Customers’ reactions to self-service technology failure: attributions of blame and coping strategies

dc.contributorAalto Universityen
dc.contributorAalto-yliopistofi
dc.contributor.advisorFalk, Tomas
dc.contributor.advisorKajalo, Sami
dc.contributor.advisor
dc.contributor.authorAgapi, Ancuta
dc.contributor.departmentMarkkinoinnin laitosfi
dc.contributor.schoolKauppakorkeakoulufi
dc.contributor.schoolSchool of Businessen
dc.date.accessioned2017-11-13T14:48:09Z
dc.date.available2017-11-13T14:48:09Z
dc.date.issued2017
dc.description.abstractSelf-service technologies (SSTs) are transforming the way a service is produced and delivered to its customers. The role of the customer changes from a passive receiver to an active producer of his own service. When a SST fails, there are no service employees around to immediately recover the service outcome. This paper seeks to understand how customers react when they experience SST failure and who they hold accountable for the failure, considering their high involvement in the co-creation process. The current research is based on an online experimental design, where 3 types of SST failure: technology, process and design, from 2 industries: airlines and active footwear, were manipulated. The scenarios were followed by a web survey that measured customers’ attributions of blame for the failure as well as their coping strategies. A sample of 374 responses was gathered and analyzed using PLS-SEM. The research findings show that customers hold the company responsible when they experience technology failure or design failure. When the attribution is external, SST users tend to confront the company or disengage with the service. In the case of a process failure, customers tend to take on more responsibility for the faulty outcome than in the other 2 SST failure types. Internal attribution links with coping mechanisms such as planful problem solving, acceptance and disengagement. The findings have important implications for service managers. First of all, companies need to understand the different phases where a SST can fail and plan for more thorough and complete design of their services. Also, relevant recovery strategies should be implemented according to the attribution type and to the coping mechanisms applied by customers. The originality of the current research stays in the novel approach of investigating failure in a new and emerging service context: self-service technologies. Moreover, customers’ reactions to 3 types of SST failure (technology, process, design) is researched with the help of attribution theory and coping strategies, taken from the theory of stress and coping.en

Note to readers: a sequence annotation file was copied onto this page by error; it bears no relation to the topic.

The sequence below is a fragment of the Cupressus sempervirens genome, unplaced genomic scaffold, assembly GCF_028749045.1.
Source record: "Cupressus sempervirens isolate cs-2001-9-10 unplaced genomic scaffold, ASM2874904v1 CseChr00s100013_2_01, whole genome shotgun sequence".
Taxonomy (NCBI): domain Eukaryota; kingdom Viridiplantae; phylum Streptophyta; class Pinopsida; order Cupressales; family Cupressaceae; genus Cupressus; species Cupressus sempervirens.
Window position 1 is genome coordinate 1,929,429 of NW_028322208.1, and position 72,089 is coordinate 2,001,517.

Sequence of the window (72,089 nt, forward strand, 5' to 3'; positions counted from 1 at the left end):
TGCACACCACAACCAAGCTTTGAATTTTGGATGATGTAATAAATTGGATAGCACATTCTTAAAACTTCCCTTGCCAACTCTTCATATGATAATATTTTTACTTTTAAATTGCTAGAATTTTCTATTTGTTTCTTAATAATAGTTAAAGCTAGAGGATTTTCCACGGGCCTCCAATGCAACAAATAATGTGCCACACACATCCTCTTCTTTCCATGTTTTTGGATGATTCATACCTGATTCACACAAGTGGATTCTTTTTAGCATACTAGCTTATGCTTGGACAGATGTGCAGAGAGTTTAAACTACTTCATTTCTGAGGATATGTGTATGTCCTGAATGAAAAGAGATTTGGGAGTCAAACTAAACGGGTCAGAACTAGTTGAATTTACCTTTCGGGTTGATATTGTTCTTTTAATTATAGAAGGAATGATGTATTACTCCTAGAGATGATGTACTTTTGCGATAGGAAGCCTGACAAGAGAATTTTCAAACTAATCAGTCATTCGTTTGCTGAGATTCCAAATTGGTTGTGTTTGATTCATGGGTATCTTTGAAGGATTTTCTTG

dc.ethesisid16040
dc.format.extent70
dc.format.mimetypeapplication/pdfen
dc.identifier.urihttps://aaltodoc.aalto.fi/handle/123456789/28716
dc.identifier.urnURN:NBN:fi:aalto-201711137550
dc.language.isoenen
dc.locationP1 Ifi
dc.programmeMarketingen
dc.subject.heleconmarkkinointifi
dc.subject.heleconpalvelutfi
dc.subject.heleconvirhefi
dc.subject.heleconteknologiafi
dc.subject.heleconitsepalvelufi
dc.subject.heleconpalvelumuotoilufi
dc.subject.keywordservice failureen
dc.subject.keywordself-service technologiesen
dc.subject.keywordattribution theoryen
dc.subject.keywordcoping with failureen
dc.subject.keywordSSTsen
dc.subject.keywordSST failureen
dc.subject.keywordtechnology failureen
dc.subject.keywordservice design failureen
dc.subject.keywordservice process failureen
dc.subject.keywordlocus of attributionen
dc.subject.keywordcoping strategiesen
dc.subject.keywordstress managementen
dc.subject.keywordPLS SEMen
dc.titleCustomers’ reactions to self-service technology failure: attributions of blame and coping strategiesen
dc.typeG2 Pro gradu, diplomityöfi
dc.type.ontasotMaster's thesisen
dc.type.ontasotMaisterin opinnäytefi
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